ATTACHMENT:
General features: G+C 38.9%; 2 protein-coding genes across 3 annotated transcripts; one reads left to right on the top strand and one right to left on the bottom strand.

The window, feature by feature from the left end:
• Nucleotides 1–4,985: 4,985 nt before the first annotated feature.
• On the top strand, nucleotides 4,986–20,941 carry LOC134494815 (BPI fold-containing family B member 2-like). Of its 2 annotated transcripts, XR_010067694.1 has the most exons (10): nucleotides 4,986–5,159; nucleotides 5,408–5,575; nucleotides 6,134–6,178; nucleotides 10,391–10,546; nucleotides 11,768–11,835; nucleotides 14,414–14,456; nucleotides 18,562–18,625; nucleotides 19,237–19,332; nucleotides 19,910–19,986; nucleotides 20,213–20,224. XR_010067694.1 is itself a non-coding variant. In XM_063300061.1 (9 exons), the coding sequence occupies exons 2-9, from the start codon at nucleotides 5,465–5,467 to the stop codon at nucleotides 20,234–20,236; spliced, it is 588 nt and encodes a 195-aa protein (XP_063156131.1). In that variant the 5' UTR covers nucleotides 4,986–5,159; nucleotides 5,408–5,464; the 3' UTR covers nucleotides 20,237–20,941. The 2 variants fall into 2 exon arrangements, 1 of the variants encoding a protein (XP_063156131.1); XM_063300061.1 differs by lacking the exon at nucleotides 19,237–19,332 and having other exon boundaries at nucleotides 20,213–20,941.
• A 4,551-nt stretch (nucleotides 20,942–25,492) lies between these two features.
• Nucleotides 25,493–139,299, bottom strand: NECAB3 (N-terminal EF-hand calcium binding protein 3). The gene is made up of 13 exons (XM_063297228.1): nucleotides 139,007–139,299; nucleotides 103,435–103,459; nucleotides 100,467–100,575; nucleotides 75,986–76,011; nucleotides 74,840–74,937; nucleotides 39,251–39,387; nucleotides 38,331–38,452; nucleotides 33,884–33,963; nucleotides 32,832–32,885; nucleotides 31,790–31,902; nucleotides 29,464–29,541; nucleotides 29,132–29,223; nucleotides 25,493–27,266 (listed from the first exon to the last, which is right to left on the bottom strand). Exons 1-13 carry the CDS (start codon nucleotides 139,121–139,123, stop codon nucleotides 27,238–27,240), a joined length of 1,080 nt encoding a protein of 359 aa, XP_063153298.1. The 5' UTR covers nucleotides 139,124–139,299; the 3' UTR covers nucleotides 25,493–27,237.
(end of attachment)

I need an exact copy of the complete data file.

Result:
General features: G+C 38.9%; 2 protein-coding genes across 3 annotated transcripts; one reads left to right on the top strand and one right to left on the bottom strand.

The window, feature by feature from the left end:
• Nucleotides 1–4,985: 4,985 nt before the first annotated feature.
• On the top strand, nucleotides 4,986–20,941 carry LOC134494815 (BPI fold-containing family B member 2-like). Of its 2 annotated transcripts, XR_010067694.1 has the most exons (10): nucleotides 4,986–5,159; nucleotides 5,408–5,575; nucleotides 6,134–6,178; nucleotides 10,391–10,546; nucleotides 11,768–11,835; nucleotides 14,414–14,456; nucleotides 18,562–18,625; nucleotides 19,237–19,332; nucleotides 19,910–19,986; nucleotides 20,213–20,224. XR_010067694.1 is itself a non-coding variant. In XM_063300061.1 (9 exons), the coding sequence occupies exons 2-9, from the start codon at nucleotides 5,465–5,467 to the stop codon at nucleotides 20,234–20,236; spliced, it is 588 nt and encodes a 195-aa protein (XP_063156131.1). In that variant the 5' UTR covers nucleotides 4,986–5,159; nucleotides 5,408–5,464; the 3' UTR covers nucleotides 20,237–20,941. The 2 variants fall into 2 exon arrangements, 1 of the variants encoding a protein (XP_063156131.1); XM_063300061.1 differs by lacking the exon at nucleotides 19,237–19,332 and having other exon boundaries at nucleotides 20,213–20,941.
• A 4,551-nt stretch (nucleotides 20,942–25,492) lies between these two features.
• Nucleotides 25,493–139,299, bottom strand: NECAB3 (N-terminal EF-hand calcium binding protein 3). The gene is made up of 13 exons (XM_063297228.1): nucleotides 139,007–139,299; nucleotides 103,435–103,459; nucleotides 100,467–100,575; nucleotides 75,986–76,011; nucleotides 74,840–74,937; nucleotides 39,251–39,387; nucleotides 38,331–38,452; nucleotides 33,884–33,963; nucleotides 32,832–32,885; nucleotides 31,790–31,902; nucleotides 29,464–29,541; nucleotides 29,132–29,223; nucleotides 25,493–27,266 (listed from the first exon to the last, which is right to left on the bottom strand). Exons 1-13 carry the CDS (start codon nucleotides 139,121–139,123, stop codon nucleotides 27,238–27,240), a joined length of 1,080 nt encoding a protein of 359 aa, XP_063153298.1. The 5' UTR covers nucleotides 139,124–139,299; the 3' UTR covers nucleotides 25,493–27,237.